T Nation

Shoes For Overpronators?

So, anyone have any recommendations or comments about motion control/stability running shoes for overpronators? The best brand maybe, the longest lasting, etc.? Maybe where to find a cheap size fourteen?

I know Asics do a shoe over here called ‘The Beast’ It’s for the heavier over pronator. Is not cheap here, but we generally pay through the nose cause of import costs???

[quote]Plisskin wrote:
So, anyone have any recommendations or comments about motion control/stability running shoes for overpronators? The best brand maybe, the longest lasting, etc.? Maybe where to find a cheap size fourteen?[/quote]

New Balance MX854WN

I think you first need to get some type of orthodic. I don’t know how bad your problem is, but if it is mild it can probably be corrected by some over the counter product. Personally, I paid $400 for my custom orthodics and it was well worth it.

If you don’t have the money to get some type of device get a stiffer shoe. A neutral shoe bends really easily. I can’t think of the term right now, but try not to get a “neutral” shoe. Where I live there is a special shoe store that acesses the way you run and has all the shoes listed of what type they are.

Stop by a podiatrists office and ask if they have a list of recommended shoes. My Doc has a list that is undated twice a year.

The test my doc advises for a good shoe for an overpronator is 1.)that it has a rigid heel support 2.) if you hold the heel and toe and push them together the shoe does not bend through the arch and 3.) again holding the toe and the heel you should not be able to twist the shoe.

I’ve had good luck with Saucony’s,I believe it is the grid model, the beasts are a recommended shoe as well.

Also, once you find a good motion control shoe invest in a pair of good insoles (superfeet are on brand but there are others usually around $30). If you still have problems custom insoles from the podiatrist are the way to go, I love mine and my med. insurance paid for them, they are expensive otherwise (around $400,I think)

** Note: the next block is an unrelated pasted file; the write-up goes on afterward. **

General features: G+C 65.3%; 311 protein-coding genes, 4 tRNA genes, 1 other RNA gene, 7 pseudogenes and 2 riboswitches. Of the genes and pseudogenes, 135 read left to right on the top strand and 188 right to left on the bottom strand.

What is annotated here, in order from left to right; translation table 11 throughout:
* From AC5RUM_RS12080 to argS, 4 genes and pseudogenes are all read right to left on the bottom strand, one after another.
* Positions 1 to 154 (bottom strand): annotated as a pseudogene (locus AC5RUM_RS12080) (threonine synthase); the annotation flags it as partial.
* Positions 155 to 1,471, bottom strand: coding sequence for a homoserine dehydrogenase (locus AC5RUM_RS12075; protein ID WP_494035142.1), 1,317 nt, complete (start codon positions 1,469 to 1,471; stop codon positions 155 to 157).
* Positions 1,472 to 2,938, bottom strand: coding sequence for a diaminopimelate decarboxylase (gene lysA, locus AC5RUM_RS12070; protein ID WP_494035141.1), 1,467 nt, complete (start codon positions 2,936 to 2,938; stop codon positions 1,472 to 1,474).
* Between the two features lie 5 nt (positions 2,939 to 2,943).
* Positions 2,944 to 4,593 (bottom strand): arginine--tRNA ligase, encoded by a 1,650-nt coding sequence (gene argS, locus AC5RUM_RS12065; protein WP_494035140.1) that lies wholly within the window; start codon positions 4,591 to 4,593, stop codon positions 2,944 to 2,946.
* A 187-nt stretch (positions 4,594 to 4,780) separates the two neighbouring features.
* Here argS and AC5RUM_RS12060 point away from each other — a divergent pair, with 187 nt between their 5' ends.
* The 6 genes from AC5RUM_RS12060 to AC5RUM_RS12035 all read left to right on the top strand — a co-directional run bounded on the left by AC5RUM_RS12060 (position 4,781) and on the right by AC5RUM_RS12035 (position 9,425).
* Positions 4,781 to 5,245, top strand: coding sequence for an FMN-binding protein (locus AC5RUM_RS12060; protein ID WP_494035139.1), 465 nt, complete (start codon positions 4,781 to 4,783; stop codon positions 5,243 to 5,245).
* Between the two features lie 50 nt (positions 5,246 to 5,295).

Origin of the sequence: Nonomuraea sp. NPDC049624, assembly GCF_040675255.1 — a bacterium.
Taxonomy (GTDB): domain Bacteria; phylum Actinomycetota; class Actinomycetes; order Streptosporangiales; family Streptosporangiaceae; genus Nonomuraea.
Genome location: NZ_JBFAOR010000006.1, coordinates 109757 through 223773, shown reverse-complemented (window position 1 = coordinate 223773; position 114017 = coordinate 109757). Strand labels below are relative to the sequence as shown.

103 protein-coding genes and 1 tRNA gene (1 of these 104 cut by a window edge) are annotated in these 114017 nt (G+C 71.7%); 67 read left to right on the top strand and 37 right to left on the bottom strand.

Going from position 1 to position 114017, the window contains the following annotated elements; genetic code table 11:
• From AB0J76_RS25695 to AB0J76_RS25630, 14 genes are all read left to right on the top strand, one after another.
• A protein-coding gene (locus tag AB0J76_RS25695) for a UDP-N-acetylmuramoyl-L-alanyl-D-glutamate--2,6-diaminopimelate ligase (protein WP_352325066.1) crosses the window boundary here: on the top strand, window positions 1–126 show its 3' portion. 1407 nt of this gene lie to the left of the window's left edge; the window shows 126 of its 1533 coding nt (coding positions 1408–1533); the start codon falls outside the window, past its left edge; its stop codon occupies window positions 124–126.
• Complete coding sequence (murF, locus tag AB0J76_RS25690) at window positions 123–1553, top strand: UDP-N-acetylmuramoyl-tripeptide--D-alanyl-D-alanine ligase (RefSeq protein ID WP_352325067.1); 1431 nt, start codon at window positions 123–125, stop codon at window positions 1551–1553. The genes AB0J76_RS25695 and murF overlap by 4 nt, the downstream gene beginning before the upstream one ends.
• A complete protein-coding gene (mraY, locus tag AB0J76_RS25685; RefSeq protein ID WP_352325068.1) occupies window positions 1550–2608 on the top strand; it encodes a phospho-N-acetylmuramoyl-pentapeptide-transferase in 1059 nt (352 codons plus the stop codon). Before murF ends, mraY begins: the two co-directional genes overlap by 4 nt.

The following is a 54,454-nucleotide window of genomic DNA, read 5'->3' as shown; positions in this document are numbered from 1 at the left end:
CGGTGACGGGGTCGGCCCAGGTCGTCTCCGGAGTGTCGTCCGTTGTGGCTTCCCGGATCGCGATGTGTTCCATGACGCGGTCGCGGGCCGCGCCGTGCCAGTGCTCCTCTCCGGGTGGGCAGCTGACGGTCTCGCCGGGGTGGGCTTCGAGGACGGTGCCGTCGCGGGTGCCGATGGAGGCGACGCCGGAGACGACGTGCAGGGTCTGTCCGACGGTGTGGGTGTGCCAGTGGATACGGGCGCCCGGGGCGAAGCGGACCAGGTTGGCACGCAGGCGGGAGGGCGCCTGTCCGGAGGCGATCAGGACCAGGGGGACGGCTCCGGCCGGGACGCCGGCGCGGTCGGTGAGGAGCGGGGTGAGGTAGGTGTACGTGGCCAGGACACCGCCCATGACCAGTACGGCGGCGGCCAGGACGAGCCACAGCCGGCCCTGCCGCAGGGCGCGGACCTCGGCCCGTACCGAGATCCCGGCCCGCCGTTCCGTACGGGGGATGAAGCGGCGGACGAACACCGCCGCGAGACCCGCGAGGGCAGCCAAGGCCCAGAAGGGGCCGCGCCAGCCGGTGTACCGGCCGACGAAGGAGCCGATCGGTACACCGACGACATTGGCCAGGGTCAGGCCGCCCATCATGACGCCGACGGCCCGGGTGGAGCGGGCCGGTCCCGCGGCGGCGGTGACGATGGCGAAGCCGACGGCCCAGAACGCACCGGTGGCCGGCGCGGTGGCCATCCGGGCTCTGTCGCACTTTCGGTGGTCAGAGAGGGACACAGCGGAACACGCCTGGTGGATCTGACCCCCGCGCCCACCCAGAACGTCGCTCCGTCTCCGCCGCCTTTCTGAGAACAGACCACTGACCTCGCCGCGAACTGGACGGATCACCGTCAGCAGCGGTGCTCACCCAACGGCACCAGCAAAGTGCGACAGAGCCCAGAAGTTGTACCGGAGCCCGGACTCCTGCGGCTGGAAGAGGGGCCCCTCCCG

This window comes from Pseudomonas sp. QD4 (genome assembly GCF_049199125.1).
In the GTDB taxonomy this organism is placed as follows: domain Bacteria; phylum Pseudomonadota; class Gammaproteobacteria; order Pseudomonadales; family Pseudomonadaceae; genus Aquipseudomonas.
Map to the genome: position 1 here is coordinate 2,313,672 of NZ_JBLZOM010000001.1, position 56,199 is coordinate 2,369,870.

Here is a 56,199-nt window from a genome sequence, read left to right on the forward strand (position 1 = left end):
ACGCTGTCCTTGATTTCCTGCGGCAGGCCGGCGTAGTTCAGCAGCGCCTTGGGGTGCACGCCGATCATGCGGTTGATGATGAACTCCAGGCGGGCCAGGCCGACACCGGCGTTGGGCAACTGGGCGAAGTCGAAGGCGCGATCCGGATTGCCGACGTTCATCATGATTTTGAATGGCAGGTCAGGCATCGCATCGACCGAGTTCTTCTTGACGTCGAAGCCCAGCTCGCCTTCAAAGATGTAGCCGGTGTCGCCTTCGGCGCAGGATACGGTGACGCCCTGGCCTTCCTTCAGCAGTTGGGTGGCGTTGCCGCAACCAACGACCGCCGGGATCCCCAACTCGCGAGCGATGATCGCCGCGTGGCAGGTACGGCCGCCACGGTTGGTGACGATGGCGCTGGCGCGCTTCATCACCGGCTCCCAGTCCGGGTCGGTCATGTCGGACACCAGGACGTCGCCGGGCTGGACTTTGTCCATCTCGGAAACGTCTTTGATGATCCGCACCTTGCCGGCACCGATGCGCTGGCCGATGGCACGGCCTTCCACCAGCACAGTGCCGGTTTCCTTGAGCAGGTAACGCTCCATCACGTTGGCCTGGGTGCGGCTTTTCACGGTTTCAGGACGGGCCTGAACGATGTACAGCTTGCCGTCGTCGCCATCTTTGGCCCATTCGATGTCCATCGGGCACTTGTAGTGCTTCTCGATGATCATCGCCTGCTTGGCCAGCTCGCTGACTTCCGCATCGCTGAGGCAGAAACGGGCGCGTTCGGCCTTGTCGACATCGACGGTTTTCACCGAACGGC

Good luck.

[quote]freshspecbluegt wrote:
I’ve had good luck with Saucony’s,I believe it is the grid model, the beasts are a recommended shoe as well.

[/quote]

I’ve had good luck with Saucony’s too.

I used to work in shoe sales for a while, and I used to run for stupidly long distances. Here are my recommendations based on previous experience:

Asics Gel Evolution ( one of the most comfortable shoes I’ve ever worn)

Brooks Beast ( heavy, but worth it for the flat footed)

Saucony Grid Hurricane

Mizuno Wave Rider (lighweight, since their main cushioning device is also the device for stability)

New Balance 991 (old school, but surprisingly good)

Adidas Supernova Control

Thanks for all the info…I’ve been wanting to get in some running, but its been years and the shin pain comes on fast. Right now I have the wrong shoes and all the surfaces I seem to come across without driving somewhere are pavement or uneven turf. I only recently learned that I had a choice in shoes for my big flat feet. I’ve simply put up with what I could find before now. I’m hoping I’ll really notice the difference.

I have to second the Brooks Beast recommendation, but don’t stop there. See a podiatrist and see if an orthodic would be a good addition as well.

B.

If you are having shin pain from running on hard surfaces, then you might benefit from shoes with a lot of cushion. But usually when talking about overpronation you are talking about arch problems. For arch problems you usually want to stop the pronation which means using motion control sneakers which are the opposite of cushiony, i.e. they are very firm.

It sounds like you are saying you have shin pain and you think it is caused by over pronation, correct? Do you know for sure that that is the cause? I thought that shin pain was very difficult to diagnose and the cause in most people is actually unknown.

Its all coming back to me. I saw a New Balance sales rep explain this on the golf channel.

If your feet are flat you want a soft sneaker. Because your feet are flat you have lost the natural shock absorbtion of the arch.